Definition of lose verb from the Oxford Advanced Learner's Dictionary

Oxford3000

lose

verb
luːz
 
; luːz
 
lost, lost
lɒst
 
; lɔːst
 
; lɑːst
 
 
 

not find

1 [transitive] lose something/somebody to be unable to find something/somebody
Synonym
mislay
I've lost my keys.The tickets seem to have got lost.She lost her husband in the crowd.
 

have something/somebody taken away

2 [transitive] lose something/somebody to have something/somebody taken away from you as a result of an accident, getting old, dying, etcShe lost a leg in a car crash.to lose your hair/teeth(= as a result of getting old)He's lost his job.Some families lost everything(= all they owned) in the flood.They lost both their sons (= they were killed) in the war.The ship was lost at sea(= it sank).Many people lost their lives(= were killed).3 [transitive] lose something (to somebody/something) to have something taken away by somebody/somethingThe company has lost a lot of business to its competitors.4 [transitive] lose something to have to give up something; to fail to keep somethingYou will lose your deposit if you cancel the order.Sit down or you'll lose your seat.
 

have less

5 [transitive] lose something to have less and less of something, especially until you no longer have any of itHe lost his nerve at the last minute.She seemed to have lost interest in food.At that moment he lost his balance and fell.I've lost ten pounds since I started this diet.The train was losing speed.
 

not win

6 [transitive, intransitive] to be defeated; to fail to win a competition, a court case, an argument, etclose something (to somebody) to lose a game/a race/an election/a battle/a warlose to somebody We lost to a stronger team.lose (something) (by something) He lost by less than 100 votes.
 

not keep

7 [transitive, intransitive] to fail to keep something you want or need, especially money; to cause somebody to fail to keep somethinglose something The business is losing money.Poetry always loses something in translation.lose something (on something/by doing something) You have nothing to lose by telling the truth.lose on something/by doing something We lost on that deal.lose somebody something His carelessness lost him the job.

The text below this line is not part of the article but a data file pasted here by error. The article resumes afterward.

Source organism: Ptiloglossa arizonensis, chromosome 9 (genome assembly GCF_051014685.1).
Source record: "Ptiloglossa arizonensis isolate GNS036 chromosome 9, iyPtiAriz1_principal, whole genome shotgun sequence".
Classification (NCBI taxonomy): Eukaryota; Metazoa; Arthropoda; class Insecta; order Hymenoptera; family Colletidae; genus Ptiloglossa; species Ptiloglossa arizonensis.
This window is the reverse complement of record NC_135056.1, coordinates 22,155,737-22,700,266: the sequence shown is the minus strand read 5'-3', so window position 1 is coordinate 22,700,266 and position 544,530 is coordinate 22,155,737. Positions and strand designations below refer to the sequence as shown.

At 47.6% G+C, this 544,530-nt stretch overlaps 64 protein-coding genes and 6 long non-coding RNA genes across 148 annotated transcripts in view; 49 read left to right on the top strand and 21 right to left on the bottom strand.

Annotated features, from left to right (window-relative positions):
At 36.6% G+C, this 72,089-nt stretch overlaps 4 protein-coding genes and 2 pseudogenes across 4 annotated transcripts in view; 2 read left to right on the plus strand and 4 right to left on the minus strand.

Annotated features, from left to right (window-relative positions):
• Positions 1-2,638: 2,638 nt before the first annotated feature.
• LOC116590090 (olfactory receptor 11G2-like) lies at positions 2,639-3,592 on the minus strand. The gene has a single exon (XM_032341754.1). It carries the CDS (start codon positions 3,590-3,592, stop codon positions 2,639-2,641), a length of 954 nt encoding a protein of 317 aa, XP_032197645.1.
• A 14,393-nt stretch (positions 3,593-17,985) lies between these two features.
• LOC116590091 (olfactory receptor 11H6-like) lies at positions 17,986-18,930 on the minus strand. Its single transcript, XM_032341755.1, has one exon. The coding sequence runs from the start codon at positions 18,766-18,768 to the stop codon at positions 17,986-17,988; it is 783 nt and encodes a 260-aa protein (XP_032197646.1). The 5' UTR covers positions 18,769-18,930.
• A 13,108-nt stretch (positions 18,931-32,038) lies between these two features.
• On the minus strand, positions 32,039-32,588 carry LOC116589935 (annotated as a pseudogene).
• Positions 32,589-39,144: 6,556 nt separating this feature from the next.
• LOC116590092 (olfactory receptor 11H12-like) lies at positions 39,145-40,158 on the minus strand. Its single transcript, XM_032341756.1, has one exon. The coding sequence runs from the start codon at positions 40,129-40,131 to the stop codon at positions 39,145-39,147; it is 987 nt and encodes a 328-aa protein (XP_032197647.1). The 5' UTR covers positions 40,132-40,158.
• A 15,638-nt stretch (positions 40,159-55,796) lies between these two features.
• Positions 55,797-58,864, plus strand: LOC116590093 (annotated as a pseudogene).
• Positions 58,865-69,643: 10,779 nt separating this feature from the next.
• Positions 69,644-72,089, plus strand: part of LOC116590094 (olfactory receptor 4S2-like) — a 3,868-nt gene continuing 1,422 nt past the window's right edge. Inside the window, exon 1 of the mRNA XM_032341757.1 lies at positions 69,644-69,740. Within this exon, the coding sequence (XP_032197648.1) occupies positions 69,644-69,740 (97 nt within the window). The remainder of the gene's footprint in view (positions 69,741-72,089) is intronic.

not understand/hear

8 [transitive] lose something to fail to get, hear or understand somethingHis words were lost (= could not be heard) in the applause.9 [transitive] lose somebody (informal) to be no longer understood by somebodyI'm afraid you've lost me there.
 

escape

10 [transitive] lose somebody/something to escape from somebody/something
Synonym
evade
, shake off
We managed to lose our pursuers in the darkness.
 

time

11 [transitive] lose something to waste time or an opportunityWe lost twenty minutes changing a tyre.Hurry— there's no time to lose!He lost no time in setting out for London.12 [transitive, intransitive] lose (something) if a watch or clock loses or loses time, it goes too slowly or becomes a particular amount of time behind the correct timeThis clock loses two minutes a day.
Opposite
gain
Idioms
Most idioms containing lose are at the entries for the nouns and adjectives in the idioms, for example lose your bearings is at bearing. 

lose it

(informal) to be unable to stop yourself from crying, laughing, etc; to become crazyThen she just lost it and started screaming.
Phrasal verbs

lose yourself in something

to become so interested in something that it takes all your attention

lose out (on something)

(informal) to not get something you wanted or feel you should haveWhile the stores make big profits, it's the customer who loses out.

lose out to somebody/something

(informal) to not get business, etc. that you expected or used to get because somebody/something else has taken itSmall businesses are losing out to the large chains.